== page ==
Mae Clair’s Cabinet of Curiosities: Phantom Settlements

Every so often an unexpected curveball happens 😃

From the Pen of Mae Clair

Stack of books with round eyeglasses on top, brass vintage candle, and carnivale mask in background

Recently, while reading a novel, I happened upon a curiosity I was unfamiliar with—phantom settlements. No, these aren’t communities where ghosts hang out, or locations that disappear (though the latter might be closer to the truth). Also known as paper towns, these are spots that don’t actually exist, but appear on maps. Cartographers included them as copyright traps in order to point to plagiarism if their work was stolen.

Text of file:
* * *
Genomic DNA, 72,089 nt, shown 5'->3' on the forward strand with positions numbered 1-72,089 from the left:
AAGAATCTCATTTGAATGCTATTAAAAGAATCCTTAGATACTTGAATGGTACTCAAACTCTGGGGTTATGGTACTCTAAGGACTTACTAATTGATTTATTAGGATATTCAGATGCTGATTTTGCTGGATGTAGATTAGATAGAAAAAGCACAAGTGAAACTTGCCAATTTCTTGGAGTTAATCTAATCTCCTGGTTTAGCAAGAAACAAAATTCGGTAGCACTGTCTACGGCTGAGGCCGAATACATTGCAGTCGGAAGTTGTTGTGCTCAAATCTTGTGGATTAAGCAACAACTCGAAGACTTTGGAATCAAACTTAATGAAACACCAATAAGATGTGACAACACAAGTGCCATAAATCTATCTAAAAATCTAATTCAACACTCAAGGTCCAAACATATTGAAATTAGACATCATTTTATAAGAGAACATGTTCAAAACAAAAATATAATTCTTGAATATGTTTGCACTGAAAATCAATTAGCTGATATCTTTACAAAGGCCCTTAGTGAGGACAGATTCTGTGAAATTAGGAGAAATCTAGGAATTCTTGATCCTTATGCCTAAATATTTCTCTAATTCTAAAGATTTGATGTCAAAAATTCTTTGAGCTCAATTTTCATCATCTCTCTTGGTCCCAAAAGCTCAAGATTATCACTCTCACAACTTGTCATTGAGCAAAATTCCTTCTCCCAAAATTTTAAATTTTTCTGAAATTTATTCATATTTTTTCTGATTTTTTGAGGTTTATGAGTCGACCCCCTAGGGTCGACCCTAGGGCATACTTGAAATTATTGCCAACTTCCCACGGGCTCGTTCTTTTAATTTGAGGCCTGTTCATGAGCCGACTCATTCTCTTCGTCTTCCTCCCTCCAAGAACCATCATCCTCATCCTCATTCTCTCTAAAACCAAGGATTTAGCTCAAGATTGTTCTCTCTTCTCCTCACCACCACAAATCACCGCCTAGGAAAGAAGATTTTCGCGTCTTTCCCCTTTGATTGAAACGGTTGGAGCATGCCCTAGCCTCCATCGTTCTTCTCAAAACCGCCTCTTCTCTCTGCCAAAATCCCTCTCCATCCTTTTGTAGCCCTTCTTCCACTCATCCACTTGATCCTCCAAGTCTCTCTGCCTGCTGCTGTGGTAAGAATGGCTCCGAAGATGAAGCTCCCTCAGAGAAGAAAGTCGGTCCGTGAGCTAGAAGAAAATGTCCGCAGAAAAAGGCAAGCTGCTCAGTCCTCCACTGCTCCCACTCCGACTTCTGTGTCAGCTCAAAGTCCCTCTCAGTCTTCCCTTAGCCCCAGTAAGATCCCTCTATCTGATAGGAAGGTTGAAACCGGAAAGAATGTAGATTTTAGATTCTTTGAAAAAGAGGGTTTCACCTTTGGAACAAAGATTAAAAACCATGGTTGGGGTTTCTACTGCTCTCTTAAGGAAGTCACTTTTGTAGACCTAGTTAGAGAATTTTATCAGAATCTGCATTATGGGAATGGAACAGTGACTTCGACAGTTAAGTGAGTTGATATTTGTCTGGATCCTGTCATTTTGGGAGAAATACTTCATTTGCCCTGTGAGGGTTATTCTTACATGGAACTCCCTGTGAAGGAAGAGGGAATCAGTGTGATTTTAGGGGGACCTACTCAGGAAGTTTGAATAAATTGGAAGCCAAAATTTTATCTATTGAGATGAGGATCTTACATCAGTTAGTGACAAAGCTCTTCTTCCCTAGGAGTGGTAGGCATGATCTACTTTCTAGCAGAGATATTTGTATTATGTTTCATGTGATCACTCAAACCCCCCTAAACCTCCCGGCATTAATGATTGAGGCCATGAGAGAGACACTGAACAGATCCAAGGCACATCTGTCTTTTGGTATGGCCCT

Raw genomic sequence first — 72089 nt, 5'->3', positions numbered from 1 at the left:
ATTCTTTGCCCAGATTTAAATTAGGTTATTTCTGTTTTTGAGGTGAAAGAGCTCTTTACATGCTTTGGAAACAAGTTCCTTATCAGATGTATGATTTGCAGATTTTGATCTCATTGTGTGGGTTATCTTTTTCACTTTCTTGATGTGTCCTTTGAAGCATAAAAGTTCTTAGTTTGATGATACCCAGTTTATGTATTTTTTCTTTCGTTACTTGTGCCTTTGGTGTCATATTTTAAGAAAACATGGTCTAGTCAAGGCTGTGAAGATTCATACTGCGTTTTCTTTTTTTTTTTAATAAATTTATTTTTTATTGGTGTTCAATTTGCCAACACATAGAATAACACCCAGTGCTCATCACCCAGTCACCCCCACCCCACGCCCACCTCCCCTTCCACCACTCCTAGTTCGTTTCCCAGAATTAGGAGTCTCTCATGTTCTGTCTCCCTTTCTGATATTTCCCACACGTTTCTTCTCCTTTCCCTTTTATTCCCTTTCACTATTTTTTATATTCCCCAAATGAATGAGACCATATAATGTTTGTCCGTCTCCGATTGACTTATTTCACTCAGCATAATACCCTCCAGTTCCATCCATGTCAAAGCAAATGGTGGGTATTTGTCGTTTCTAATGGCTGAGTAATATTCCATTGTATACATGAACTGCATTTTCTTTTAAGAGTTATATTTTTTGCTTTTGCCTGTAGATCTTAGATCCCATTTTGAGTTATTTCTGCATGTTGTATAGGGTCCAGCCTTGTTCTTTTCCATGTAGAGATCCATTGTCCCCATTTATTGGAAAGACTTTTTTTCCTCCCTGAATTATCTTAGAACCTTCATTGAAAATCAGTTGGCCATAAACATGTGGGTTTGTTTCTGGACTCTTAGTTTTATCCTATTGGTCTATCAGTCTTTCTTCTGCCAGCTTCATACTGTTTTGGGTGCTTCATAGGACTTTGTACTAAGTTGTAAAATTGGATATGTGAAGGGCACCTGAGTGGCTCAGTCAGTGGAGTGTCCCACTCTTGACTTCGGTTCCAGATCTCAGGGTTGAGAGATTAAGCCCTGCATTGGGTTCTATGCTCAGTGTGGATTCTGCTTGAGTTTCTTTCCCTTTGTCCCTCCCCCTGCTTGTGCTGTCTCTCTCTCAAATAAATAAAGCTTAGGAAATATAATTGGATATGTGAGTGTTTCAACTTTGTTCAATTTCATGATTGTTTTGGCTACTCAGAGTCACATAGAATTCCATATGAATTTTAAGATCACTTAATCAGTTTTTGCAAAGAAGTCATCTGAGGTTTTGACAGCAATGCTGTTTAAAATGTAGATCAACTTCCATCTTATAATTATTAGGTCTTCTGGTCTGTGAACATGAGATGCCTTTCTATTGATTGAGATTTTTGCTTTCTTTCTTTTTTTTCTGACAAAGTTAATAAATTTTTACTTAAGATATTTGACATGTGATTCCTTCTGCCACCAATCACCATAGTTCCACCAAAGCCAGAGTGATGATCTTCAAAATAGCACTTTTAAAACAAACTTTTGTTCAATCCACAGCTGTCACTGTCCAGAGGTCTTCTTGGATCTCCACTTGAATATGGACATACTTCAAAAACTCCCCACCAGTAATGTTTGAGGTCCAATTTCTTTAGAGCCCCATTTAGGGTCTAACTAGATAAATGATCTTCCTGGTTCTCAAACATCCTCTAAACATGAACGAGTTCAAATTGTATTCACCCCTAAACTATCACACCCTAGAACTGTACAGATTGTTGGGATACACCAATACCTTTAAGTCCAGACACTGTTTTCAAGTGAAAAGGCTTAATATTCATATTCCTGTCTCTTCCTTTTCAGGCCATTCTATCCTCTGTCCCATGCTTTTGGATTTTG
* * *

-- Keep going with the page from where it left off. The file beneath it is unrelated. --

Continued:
One of the most famous phantom settlements is Agloe, New York.

The tale starts in the 1930s when Otto G. Lindberg and Ernest Alpers of the General Drafting Company—a small mapmaking firm—came up with the idea of creating foldable maps for motorists. These were sold at gas stations, and could be conveniently stored in the glovebox. Prior to that, most maps were bound in large heavy books, and weren’t easily transportable. Rand McNally was the industry giant; Lindberg and Alpers, small…

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